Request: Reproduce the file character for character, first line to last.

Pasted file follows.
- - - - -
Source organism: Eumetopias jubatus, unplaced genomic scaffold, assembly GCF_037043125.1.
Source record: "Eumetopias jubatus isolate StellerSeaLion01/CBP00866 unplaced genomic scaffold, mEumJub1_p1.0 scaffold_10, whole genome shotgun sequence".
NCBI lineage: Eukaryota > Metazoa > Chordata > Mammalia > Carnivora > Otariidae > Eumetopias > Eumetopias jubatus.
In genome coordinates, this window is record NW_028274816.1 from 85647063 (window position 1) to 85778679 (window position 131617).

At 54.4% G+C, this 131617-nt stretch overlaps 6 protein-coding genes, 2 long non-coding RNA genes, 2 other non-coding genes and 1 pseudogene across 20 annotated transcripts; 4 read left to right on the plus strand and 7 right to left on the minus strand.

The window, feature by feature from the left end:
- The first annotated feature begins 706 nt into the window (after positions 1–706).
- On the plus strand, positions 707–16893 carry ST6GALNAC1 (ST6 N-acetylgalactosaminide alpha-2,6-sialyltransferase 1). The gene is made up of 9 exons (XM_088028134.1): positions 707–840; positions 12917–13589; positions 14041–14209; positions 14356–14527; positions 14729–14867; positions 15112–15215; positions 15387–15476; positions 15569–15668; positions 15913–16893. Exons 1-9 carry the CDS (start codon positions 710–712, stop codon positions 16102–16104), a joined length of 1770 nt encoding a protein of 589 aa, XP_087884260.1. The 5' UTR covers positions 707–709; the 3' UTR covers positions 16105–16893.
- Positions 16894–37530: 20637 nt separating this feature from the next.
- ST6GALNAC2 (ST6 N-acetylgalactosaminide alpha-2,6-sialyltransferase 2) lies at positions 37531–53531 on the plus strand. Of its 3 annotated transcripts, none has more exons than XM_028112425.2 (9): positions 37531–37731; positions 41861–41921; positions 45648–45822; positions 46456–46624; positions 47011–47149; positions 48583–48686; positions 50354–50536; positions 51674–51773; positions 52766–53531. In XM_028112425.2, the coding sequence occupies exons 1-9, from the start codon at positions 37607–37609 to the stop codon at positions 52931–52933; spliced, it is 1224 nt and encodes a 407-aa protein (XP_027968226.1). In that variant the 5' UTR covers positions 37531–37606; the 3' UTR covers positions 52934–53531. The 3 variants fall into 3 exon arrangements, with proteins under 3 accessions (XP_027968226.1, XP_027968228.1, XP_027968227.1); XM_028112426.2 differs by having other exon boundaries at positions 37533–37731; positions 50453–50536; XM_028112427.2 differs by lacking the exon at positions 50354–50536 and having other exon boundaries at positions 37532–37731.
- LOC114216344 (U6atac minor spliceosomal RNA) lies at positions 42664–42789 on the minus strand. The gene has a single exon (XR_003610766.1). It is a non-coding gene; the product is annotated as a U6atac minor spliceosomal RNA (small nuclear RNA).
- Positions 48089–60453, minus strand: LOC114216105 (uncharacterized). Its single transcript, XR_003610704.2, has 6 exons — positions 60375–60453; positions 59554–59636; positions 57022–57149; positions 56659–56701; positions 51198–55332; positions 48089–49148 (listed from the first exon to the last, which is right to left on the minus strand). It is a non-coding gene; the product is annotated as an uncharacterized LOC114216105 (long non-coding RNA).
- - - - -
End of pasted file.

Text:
Source organism: Eumetopias jubatus, unplaced genomic scaffold, assembly GCF_037043125.1.
Source record: "Eumetopias jubatus isolate StellerSeaLion01/CBP00866 unplaced genomic scaffold, mEumJub1_p1.0 scaffold_10, whole genome shotgun sequence".
NCBI lineage: Eukaryota > Metazoa > Chordata > Mammalia > Carnivora > Otariidae > Eumetopias > Eumetopias jubatus.
In genome coordinates, this window is record NW_028274816.1 from 85647063 (window position 1) to 85778679 (window position 131617).

At 54.4% G+C, this 131617-nt stretch overlaps 6 protein-coding genes, 2 long non-coding RNA genes, 2 other non-coding genes and 1 pseudogene across 20 annotated transcripts; 4 read left to right on the plus strand and 7 right to left on the minus strand.

The window, feature by feature from the left end:
- The first annotated feature begins 706 nt into the window (after positions 1–706).
- On the plus strand, positions 707–16893 carry ST6GALNAC1 (ST6 N-acetylgalactosaminide alpha-2,6-sialyltransferase 1). The gene is made up of 9 exons (XM_088028134.1): positions 707–840; positions 12917–13589; positions 14041–14209; positions 14356–14527; positions 14729–14867; positions 15112–15215; positions 15387–15476; positions 15569–15668; positions 15913–16893. Exons 1-9 carry the CDS (start codon positions 710–712, stop codon positions 16102–16104), a joined length of 1770 nt encoding a protein of 589 aa, XP_087884260.1. The 5' UTR covers positions 707–709; the 3' UTR covers positions 16105–16893.
- Positions 16894–37530: 20637 nt separating this feature from the next.
- ST6GALNAC2 (ST6 N-acetylgalactosaminide alpha-2,6-sialyltransferase 2) lies at positions 37531–53531 on the plus strand. Of its 3 annotated transcripts, none has more exons than XM_028112425.2 (9): positions 37531–37731; positions 41861–41921; positions 45648–45822; positions 46456–46624; positions 47011–47149; positions 48583–48686; positions 50354–50536; positions 51674–51773; positions 52766–53531. In XM_028112425.2, the coding sequence occupies exons 1-9, from the start codon at positions 37607–37609 to the stop codon at positions 52931–52933; spliced, it is 1224 nt and encodes a 407-aa protein (XP_027968226.1). In that variant the 5' UTR covers positions 37531–37606; the 3' UTR covers positions 52934–53531. The 3 variants fall into 3 exon arrangements, with proteins under 3 accessions (XP_027968226.1, XP_027968228.1, XP_027968227.1); XM_028112426.2 differs by having other exon boundaries at positions 37533–37731; positions 50453–50536; XM_028112427.2 differs by lacking the exon at positions 50354–50536 and having other exon boundaries at positions 37532–37731.
- LOC114216344 (U6atac minor spliceosomal RNA) lies at positions 42664–42789 on the minus strand. The gene has a single exon (XR_003610766.1). It is a non-coding gene; the product is annotated as a U6atac minor spliceosomal RNA (small nuclear RNA).
- Positions 48089–60453, minus strand: LOC114216105 (uncharacterized). Its single transcript, XR_003610704.2, has 6 exons — positions 60375–60453; positions 59554–59636; positions 57022–57149; positions 56659–56701; positions 51198–55332; positions 48089–49148 (listed from the first exon to the last, which is right to left on the minus strand). It is a non-coding gene; the product is annotated as an uncharacterized LOC114216105 (long non-coding RNA).